The legendary Ladislaw Starewicz created some of the most imaginative and loveliest works of puppet animation ever filmed. While working in Russia, he directed his first classic "The Cameraman's Revenge" (1912), a story of... more » love and infidelity among the insects, and the recently rediscovered "The Insects' Christmas" (1913), a dazzlingly beautiful film of the yuletide celebrations of a Christmas-tree ornament and his tiny friends. After relocating to Paris, Starewicz made the political allegory "Frogland" (1922), the gorgeous hand-colored fable "Voice of the Nightingale" (1923), the irresistible "The Mascot" (1933) and the snowland fantasy "Winter Carousel" (1958). Starewicz's grasshoppers, dogs, frogs, dolls and other creatures portray heroics and follies with an exuberance of humor and invention. A delight for viewers both young and old!« less
Barbara (Burkowsky) Underwood | Manly, NSW Australia | 02/22/2005
(5 out of 5 stars)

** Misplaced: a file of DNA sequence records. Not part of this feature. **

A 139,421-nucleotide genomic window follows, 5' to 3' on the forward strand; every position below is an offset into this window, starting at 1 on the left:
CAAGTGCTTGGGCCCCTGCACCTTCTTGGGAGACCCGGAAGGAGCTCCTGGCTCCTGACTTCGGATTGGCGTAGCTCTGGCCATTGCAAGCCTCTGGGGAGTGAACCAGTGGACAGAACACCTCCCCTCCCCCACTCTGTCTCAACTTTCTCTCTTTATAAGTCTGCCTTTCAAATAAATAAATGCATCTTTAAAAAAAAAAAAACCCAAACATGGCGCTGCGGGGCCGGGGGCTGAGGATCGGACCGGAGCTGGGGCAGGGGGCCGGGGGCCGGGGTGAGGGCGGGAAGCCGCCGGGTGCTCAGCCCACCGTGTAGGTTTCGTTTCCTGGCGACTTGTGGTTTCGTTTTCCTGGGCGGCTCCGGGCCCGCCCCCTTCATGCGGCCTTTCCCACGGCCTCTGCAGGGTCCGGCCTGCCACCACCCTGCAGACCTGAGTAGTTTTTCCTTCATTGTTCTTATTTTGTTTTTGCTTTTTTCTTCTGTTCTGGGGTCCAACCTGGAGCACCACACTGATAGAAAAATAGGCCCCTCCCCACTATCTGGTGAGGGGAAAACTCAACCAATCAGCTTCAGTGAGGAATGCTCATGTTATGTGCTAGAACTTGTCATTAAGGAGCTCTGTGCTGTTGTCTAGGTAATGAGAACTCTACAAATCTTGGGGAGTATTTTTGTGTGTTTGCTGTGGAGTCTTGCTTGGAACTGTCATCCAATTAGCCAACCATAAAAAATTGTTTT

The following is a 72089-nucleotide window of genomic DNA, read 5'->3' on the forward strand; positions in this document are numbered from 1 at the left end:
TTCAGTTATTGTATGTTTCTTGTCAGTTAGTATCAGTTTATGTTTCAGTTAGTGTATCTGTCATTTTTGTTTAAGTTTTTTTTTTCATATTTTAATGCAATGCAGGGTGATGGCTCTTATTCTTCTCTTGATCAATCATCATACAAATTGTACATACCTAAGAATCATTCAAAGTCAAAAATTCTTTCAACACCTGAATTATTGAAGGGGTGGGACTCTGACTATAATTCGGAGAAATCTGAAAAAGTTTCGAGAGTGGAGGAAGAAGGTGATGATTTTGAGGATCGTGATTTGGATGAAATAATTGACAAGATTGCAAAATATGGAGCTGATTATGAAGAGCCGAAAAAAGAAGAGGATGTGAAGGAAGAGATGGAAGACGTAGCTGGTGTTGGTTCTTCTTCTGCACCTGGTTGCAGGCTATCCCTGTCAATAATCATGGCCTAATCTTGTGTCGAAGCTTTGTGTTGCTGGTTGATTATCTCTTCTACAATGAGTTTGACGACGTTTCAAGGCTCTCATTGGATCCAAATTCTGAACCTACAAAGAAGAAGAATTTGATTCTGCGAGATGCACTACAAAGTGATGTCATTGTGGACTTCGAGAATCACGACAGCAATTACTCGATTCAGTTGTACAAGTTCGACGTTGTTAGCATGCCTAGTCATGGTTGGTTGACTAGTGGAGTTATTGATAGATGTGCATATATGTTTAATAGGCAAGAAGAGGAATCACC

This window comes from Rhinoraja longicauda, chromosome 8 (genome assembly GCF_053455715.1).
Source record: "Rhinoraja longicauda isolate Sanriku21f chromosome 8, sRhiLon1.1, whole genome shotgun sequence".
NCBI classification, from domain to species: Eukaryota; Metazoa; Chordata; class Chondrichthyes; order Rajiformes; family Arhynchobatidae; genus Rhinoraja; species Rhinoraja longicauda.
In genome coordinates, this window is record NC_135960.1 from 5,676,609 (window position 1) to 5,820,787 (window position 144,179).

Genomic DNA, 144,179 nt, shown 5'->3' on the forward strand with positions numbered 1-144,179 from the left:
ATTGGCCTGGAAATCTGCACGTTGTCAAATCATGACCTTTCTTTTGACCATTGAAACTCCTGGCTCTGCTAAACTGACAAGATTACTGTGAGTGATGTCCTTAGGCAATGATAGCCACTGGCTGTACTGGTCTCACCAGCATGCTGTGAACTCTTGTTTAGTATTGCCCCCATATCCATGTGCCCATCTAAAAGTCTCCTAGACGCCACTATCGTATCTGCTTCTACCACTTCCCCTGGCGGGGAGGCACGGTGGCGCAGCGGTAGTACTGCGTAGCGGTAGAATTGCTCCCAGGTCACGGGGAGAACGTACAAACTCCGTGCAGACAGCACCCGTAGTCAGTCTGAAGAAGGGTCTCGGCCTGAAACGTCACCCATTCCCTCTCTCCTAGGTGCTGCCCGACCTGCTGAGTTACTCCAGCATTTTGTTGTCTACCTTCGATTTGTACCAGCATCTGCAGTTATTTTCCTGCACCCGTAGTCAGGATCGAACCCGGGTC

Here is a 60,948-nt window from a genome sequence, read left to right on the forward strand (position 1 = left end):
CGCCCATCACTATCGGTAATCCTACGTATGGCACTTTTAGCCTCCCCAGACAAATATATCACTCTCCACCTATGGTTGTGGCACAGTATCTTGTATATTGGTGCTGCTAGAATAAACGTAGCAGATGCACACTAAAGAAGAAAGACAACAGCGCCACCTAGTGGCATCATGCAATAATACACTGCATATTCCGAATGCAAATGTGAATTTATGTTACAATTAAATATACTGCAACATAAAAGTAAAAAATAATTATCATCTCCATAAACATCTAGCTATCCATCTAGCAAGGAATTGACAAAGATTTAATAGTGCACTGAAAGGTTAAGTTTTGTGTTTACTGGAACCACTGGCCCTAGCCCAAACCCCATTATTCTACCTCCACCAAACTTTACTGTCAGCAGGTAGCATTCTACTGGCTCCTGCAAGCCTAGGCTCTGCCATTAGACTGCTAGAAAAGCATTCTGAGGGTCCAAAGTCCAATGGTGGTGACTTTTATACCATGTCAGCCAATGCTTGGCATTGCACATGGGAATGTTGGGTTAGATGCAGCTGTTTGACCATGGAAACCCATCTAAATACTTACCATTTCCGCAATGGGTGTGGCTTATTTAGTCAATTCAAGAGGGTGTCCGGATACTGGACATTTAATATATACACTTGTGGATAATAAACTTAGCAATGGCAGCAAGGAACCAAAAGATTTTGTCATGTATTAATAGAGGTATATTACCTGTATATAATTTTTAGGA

"This charming DVD turned out to be quite a surprise and got me wanting to watch it over and over again. The six short films on this disc are all quite different and span 46 years of animator Ladislaw Starewicz's work (1912-1958), but have in common the most impressive and unusual puppet animation I've ever seen. The first scenes (Cameraman's Revenge) are already most striking: very realistic-looking insects moving and behaving like people in a house, in a very human story about infidelity, complete with a good dose of humour and sarcasm - and all this in the year 1912! The next short film (they average around 10 minutes each, with the exception of "The Mascot" which is 26 minutes) also features insects, and then frogs take centre stage in the third film that deals with a political theme. In all of them I was struck by the realistic and smooth motions of all the 'characters', as well as the humorous storyline. If you have an aversion to insects and/or frogs, you'll be relieved when the fourth film ("Voice of the Nightingale") features birds and a real girl, and this time the film has lovely stencil colour - a technique applied to some early silent films - which makes it look like a soft pastel or watercolour painting, and it perfectly suits the fairytale feeling of this delightful story. Perhaps the most impressive of them all is "The Mascot" which features toys, dolls and other strange creatures coming to life, the mascot being a cute stuffed toy trying to get back home after being taken away with other toys. In this one, animated toys and puppets merge impressively with real street scenes and people, and dolls become so humanlike that it's scary. Finally, the last one from 1958 is in full colour and different once again, and although the last two films are from the sound era, hardly a word is spoken, which I think emphasizes the visual impact of the puppet animation. Although I'm not very familiar with animation in general and what it involves, I can't help being very impressed by Starewicz's talent and skill, and no doubt he desevers a prominent place in the pioneering and development of puppet animation. Definitely a must for anyone interested in animation, and certainly recommended for anyone curious to see something different, special and unforgettable."